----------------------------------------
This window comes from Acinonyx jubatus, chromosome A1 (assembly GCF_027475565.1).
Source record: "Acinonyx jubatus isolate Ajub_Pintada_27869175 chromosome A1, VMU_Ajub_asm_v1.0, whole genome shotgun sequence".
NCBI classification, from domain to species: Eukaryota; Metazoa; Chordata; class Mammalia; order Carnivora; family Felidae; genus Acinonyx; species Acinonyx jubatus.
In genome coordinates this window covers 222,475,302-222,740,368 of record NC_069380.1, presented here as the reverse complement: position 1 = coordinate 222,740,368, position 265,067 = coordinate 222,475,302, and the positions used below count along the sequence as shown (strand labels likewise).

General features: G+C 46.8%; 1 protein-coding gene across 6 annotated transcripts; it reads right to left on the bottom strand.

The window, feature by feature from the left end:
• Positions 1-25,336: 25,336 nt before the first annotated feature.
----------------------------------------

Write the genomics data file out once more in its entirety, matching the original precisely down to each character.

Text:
This window comes from Acinonyx jubatus, chromosome A1 (assembly GCF_027475565.1).
Source record: "Acinonyx jubatus isolate Ajub_Pintada_27869175 chromosome A1, VMU_Ajub_asm_v1.0, whole genome shotgun sequence".
NCBI classification, from domain to species: Eukaryota; Metazoa; Chordata; class Mammalia; order Carnivora; family Felidae; genus Acinonyx; species Acinonyx jubatus.
In genome coordinates this window covers 222,475,302-222,740,368 of record NC_069380.1, presented here as the reverse complement: position 1 = coordinate 222,740,368, position 265,067 = coordinate 222,475,302, and the positions used below count along the sequence as shown (strand labels likewise).

General features: G+C 46.8%; 1 protein-coding gene across 6 annotated transcripts; it reads right to left on the bottom strand.

The window, feature by feature from the left end:
• Positions 1-25,336: 25,336 nt before the first annotated feature.